Winning the Future: A 21st Century Contract with America

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Regnery Pub., Dec 1, 2004 - Political Science - 243 pages
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According to former House Speaker Newt Gingrich, America currently faces five threats that could undermine, if not eliminate, the United States if immediate steps are not taken to correct them. The threats as he sees them are Islamic terrorists and rogue dictatorships armed with nuclear or biological weapons; the removal of God from American public life; a loss of patriotism and sense of America's history; a decline in economic supremacy because of poor science and math education; and the increasing budgetary burden of Social Security and Medicare. To tackle these problems, Gingrich offers his "21st Century Contract with America," which he outlines in great detail in this bold and thought-provoking book. His updated contract, which comes a decade after the original Republican Contract with America that marked the high point of Gingrich's national power, calls for a dramatically simplified tax code that favors savings and investment; government investment in science and technology, particularly regarding space, energy, and the environment; transforming Social Security into personal savings accounts; overhauling the civil justice system to reduce the burden of lawsuits; and updating the federal government, including the privatization of some functions, so that it moves at the speed and effectiveness of the information age. And that's just the beginning. He also calls for tripling the size of America's intelligence community, reforming its election system, developing a more intelligent health care system that creates jobs and increases quality of life, and balancing the federal budget.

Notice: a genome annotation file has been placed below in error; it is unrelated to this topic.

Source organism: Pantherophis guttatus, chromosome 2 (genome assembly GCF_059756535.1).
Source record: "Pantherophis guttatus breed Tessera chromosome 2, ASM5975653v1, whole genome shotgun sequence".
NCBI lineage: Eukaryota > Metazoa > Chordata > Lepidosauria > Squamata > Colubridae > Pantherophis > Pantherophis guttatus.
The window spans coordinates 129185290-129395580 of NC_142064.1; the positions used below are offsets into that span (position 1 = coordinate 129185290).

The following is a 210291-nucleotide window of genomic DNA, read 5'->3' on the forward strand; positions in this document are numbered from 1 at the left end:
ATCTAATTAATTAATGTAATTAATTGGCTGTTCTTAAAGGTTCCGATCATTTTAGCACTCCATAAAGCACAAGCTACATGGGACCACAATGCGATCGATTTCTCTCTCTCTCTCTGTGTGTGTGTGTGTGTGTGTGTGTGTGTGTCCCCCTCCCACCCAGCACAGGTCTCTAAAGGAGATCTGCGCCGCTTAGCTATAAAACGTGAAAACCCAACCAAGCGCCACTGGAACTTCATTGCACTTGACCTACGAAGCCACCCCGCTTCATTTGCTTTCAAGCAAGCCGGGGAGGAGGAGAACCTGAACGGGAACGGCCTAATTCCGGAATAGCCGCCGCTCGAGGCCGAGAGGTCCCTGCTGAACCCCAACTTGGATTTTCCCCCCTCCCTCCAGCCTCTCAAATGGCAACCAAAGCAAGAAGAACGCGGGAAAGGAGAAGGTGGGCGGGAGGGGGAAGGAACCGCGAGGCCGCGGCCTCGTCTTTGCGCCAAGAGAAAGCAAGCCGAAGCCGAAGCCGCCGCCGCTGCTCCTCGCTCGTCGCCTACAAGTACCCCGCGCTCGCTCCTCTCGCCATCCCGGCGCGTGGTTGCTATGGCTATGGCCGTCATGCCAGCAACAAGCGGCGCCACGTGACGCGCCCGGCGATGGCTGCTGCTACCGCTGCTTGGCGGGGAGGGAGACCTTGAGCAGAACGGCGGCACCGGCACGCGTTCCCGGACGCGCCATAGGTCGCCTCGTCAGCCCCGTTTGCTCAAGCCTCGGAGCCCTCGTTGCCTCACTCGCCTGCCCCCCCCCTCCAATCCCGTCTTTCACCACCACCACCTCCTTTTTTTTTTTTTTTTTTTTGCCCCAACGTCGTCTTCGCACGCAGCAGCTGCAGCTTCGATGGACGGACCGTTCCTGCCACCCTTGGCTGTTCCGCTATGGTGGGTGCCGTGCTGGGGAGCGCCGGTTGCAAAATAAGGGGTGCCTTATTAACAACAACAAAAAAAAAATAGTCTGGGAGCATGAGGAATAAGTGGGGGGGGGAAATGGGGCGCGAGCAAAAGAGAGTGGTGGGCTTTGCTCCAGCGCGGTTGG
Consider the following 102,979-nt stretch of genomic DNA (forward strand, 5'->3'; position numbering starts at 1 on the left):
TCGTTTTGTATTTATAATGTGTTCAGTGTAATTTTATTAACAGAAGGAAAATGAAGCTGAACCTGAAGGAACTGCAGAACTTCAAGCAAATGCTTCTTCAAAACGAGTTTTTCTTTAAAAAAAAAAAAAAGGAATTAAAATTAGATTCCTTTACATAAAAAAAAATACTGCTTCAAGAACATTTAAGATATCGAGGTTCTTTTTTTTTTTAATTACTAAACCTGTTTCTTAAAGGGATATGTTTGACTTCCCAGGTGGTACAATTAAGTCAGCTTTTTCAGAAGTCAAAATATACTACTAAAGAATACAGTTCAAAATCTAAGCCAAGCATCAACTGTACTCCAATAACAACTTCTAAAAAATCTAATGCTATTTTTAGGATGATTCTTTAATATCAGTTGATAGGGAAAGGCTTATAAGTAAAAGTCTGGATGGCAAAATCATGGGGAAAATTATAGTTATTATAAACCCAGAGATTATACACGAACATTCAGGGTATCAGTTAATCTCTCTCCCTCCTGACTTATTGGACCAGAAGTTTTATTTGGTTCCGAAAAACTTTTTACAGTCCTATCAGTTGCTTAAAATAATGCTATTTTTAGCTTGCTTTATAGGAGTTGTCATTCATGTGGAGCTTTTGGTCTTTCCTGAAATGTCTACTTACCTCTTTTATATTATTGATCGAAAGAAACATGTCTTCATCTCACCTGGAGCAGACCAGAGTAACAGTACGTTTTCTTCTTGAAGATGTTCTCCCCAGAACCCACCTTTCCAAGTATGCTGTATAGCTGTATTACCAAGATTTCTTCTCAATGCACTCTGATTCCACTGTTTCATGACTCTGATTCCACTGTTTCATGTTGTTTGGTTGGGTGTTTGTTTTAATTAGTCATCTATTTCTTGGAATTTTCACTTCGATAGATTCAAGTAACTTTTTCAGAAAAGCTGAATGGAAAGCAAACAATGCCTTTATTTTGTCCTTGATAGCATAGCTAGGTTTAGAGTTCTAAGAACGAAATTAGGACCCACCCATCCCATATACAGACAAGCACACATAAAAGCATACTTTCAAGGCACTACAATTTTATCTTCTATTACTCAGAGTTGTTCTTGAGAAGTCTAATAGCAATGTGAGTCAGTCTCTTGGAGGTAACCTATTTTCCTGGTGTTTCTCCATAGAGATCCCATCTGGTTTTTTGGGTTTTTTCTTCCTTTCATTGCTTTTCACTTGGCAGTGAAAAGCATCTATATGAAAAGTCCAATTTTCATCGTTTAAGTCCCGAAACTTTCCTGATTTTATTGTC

Gingrich believes that this ambitious agenda can be accomplished, but only if it receives grassroots support. The entrenched political system, with its lobbyists, bloated bureaucracies, and the complicity of the media, is too self-serving to fix itself, he stresses. Concise and clearly presented, Winning the Future is long on specifics and short on rhetoric, and it succeeds as a springboard for political discourse. Gingrich's aim is clearly to inspire citizens to take responsibility for the county's direction by demanding more of their government and their leaders.

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Winning the future: a 21st Century Contract with America

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The conservative Republican maverick opens his latest work with a "traditional American values" self-test; readers who score well may be energized by this assertive broadside against all that ails the ... Read full review

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I will not argue the fact that Newt Gingrich is an extremely intelligent man – brilliant, even. He is very knowledgeable about the events that are taking place around the world and he genuinely desires to act upon giving a hand in helping our country out of the hole we have dug ourselves into. However, my personal belief is that there are a few key flaws to his plans, a few reasons why these proposals will not all end in great success.
On page 186 in his conclusion, Newt was correct when he said that “winning the future is hard work” and that it requires effort, but his plans are for a nation that will comply with these efforts and be willing to follow these proposals that he has made. The fact of the matter is that not all Americans have the same political beliefs. This is nothing new, but this book is written for Americans that all agree with Newt Gingrich’s beliefs – and he is but one man. Obviously not all Americans will read this book and agree with every single word. Great plans like his require cooperation on everyone’s part, and not all will be willing.